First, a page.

Letter: Anguish felt by asylum seekers

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The Independent Online
Sir: In February you reported on a hunger strike by Kurdish asylum seekers desperate for their applications to be decided by the Home Office. Until a decision had been given, they could not begin to apply to be reunited with their wives and dependent children. Today (2 April) you report the tragic case of Turan Pekoz who became so desperate at the prolonged separation from his family that he burnt himself to death in a protest that went wrong.

Prolonged delays in decision- making as well as Home Office regulations result in many people having to wait between three and seven years before having a right to family reunion.

During this period many marriages have broken down. Some children reach the age of 18, after which they are not admitted as dependents. The trauma and tragedy inherent in this system cannot be exaggerated. Such treatment flies in the face of Article 16 (3) of the Universal declaration of Human Rights: 'The family is the natural and fundamental group unit of society and is entitled to protection by society and the State'. It is also inconsistent with our obligations under the UN Convention on the Rights of the Child.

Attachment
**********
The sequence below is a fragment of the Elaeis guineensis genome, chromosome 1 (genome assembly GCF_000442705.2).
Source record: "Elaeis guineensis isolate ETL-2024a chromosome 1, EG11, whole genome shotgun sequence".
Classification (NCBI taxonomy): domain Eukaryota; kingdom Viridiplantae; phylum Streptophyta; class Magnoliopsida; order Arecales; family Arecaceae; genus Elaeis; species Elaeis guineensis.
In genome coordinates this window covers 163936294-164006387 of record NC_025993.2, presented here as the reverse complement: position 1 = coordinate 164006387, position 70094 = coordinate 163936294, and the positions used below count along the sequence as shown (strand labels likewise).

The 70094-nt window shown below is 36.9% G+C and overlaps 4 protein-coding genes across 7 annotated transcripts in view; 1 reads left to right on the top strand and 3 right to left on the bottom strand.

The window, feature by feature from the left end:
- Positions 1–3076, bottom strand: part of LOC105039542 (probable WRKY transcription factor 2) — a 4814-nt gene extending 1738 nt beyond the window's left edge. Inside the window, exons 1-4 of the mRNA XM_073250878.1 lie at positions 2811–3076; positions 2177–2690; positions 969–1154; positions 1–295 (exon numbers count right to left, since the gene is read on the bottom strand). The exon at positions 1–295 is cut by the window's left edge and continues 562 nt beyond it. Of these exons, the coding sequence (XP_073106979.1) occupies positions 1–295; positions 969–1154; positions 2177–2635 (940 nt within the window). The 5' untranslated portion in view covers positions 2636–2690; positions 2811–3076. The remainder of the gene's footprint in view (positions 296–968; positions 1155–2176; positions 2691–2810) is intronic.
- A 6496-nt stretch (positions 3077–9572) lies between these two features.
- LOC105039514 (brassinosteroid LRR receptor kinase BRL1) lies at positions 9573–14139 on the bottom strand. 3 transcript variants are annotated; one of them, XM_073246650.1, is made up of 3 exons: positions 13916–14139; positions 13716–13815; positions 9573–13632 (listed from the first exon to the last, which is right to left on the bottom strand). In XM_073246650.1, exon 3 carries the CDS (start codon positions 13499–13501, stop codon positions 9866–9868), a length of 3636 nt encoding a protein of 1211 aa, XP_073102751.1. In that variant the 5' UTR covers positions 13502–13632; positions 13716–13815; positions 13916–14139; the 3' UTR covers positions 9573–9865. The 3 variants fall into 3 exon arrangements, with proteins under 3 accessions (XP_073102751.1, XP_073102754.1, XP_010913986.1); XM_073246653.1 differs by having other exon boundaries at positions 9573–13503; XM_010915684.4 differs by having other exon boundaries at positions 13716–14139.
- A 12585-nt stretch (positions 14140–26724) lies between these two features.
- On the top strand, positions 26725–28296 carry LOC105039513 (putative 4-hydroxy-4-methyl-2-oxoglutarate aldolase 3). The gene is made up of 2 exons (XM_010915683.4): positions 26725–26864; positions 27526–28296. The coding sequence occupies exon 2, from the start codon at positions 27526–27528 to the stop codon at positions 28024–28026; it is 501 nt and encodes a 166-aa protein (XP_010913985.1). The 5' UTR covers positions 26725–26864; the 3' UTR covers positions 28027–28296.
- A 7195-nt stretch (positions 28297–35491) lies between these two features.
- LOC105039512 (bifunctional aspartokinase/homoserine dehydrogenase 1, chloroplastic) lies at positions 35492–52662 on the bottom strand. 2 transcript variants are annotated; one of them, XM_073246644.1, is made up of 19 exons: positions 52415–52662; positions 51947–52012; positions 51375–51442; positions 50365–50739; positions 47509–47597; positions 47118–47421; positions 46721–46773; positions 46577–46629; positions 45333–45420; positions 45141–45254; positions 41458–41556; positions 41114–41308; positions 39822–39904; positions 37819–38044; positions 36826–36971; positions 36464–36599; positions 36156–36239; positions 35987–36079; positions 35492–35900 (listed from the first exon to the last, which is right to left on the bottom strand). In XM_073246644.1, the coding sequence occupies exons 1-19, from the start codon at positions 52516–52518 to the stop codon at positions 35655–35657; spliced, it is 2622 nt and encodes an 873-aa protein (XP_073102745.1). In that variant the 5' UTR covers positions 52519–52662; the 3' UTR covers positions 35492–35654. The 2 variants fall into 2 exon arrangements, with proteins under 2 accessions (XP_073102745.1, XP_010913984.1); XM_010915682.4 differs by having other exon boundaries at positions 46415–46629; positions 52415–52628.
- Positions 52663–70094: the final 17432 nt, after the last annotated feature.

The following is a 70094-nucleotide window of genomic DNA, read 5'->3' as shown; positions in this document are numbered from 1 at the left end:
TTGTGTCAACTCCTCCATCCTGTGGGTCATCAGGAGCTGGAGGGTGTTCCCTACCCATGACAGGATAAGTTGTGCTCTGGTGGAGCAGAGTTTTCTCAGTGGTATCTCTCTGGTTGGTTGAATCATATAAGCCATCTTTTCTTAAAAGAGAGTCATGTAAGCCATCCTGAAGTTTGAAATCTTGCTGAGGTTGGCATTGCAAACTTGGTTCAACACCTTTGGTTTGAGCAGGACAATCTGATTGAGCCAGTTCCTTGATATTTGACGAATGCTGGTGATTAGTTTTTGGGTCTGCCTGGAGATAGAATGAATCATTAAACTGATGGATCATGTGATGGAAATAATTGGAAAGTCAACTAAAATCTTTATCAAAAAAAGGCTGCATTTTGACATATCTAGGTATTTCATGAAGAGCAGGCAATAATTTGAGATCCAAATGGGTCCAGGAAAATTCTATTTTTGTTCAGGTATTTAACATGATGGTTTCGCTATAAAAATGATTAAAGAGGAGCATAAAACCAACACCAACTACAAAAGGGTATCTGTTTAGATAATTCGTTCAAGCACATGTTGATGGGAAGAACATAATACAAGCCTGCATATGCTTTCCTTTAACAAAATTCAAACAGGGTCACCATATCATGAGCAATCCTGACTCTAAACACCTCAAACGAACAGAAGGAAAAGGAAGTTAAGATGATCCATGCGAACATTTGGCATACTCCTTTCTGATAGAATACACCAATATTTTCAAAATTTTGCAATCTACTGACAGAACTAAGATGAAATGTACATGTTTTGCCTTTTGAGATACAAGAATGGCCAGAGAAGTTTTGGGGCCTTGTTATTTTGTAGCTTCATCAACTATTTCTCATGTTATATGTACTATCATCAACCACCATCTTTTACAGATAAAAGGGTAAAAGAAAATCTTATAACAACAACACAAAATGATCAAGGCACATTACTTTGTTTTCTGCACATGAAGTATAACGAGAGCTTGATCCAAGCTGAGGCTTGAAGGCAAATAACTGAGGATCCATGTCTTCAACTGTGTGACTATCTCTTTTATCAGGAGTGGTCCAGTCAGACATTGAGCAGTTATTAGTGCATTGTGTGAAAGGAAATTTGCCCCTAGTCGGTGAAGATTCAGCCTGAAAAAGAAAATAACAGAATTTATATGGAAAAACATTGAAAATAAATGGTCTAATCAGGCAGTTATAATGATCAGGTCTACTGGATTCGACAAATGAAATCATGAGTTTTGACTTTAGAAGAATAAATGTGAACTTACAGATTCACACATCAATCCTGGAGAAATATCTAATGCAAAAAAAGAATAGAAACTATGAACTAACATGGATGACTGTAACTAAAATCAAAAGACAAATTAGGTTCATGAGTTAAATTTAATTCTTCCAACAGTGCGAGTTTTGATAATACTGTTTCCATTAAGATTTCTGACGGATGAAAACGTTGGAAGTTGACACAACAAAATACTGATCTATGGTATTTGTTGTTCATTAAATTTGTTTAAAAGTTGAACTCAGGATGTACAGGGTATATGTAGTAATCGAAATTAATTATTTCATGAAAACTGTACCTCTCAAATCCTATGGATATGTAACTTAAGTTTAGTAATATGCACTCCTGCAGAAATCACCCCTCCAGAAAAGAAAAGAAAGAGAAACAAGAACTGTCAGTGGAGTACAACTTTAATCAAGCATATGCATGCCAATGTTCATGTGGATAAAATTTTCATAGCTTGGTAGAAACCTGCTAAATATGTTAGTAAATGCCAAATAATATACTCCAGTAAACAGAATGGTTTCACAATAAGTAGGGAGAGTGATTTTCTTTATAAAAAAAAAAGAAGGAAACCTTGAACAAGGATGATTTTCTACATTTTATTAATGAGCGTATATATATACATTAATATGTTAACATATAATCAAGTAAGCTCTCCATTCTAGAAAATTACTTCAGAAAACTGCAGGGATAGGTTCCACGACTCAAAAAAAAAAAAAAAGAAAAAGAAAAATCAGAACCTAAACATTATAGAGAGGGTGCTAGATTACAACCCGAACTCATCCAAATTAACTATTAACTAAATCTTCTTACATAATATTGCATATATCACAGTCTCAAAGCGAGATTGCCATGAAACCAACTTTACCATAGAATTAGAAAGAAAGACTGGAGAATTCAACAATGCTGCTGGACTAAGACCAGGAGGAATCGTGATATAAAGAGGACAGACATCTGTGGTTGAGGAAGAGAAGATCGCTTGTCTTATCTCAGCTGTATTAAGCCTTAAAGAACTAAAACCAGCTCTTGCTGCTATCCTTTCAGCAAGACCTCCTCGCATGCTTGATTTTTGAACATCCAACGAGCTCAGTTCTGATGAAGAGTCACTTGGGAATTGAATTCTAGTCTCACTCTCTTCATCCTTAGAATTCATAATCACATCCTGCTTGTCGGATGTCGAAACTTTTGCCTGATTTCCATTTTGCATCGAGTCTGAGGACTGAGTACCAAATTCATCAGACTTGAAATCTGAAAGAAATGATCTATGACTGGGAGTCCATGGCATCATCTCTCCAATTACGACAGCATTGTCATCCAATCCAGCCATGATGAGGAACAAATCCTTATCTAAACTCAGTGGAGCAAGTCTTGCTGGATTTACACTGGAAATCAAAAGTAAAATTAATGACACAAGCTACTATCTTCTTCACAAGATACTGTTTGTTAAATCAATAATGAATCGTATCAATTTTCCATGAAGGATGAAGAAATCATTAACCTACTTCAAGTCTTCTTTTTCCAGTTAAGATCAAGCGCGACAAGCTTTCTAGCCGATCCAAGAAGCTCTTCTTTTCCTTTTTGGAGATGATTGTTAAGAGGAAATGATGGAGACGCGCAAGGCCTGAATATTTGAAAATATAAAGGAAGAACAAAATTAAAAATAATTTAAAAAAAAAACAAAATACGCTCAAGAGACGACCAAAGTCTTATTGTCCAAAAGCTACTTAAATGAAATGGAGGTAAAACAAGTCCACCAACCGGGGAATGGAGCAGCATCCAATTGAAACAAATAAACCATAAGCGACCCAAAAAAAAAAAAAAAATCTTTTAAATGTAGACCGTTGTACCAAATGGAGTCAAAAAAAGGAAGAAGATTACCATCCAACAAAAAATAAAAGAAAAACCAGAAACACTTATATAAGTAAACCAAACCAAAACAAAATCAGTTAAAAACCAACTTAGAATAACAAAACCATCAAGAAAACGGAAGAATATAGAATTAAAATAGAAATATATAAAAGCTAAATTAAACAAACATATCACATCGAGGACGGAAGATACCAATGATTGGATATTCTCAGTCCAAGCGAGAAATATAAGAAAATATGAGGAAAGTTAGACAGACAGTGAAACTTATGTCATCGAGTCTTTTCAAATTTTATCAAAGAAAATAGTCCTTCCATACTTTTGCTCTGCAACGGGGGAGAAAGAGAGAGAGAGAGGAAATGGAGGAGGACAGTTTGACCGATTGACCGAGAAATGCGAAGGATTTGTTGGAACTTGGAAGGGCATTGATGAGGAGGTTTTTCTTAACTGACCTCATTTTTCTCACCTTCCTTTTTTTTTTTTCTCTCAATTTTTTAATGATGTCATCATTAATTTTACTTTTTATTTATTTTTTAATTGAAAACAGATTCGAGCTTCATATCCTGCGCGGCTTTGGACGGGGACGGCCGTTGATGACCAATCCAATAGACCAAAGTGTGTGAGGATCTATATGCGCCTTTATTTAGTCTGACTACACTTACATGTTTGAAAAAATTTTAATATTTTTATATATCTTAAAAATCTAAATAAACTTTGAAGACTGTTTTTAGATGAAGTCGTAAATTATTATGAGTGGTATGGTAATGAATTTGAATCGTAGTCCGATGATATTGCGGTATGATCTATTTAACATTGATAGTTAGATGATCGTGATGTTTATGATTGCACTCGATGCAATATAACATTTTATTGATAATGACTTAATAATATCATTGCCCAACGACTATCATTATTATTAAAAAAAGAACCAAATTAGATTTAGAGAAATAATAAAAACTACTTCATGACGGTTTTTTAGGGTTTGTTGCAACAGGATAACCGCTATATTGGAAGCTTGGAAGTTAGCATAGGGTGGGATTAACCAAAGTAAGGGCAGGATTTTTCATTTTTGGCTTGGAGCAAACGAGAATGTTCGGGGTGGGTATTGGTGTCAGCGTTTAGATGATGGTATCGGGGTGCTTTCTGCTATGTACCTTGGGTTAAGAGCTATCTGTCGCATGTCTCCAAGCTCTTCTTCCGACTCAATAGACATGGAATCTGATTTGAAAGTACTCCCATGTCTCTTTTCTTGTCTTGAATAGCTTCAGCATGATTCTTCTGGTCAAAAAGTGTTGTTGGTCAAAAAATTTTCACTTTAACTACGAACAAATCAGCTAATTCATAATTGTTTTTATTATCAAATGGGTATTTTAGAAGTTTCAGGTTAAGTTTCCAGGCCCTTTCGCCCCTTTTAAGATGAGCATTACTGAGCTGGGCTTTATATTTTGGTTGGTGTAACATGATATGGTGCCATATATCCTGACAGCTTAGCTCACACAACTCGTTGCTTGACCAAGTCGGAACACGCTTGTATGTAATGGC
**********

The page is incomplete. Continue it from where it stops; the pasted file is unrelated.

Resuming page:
It is surely time the Government thought again about family reunion for those permitted to remain here for humanitarian reasons.

Yours faithfully

M. LOUISE PIROUET

Co-ordinator

Charter '87 for Refugees

Cambridge

2 April

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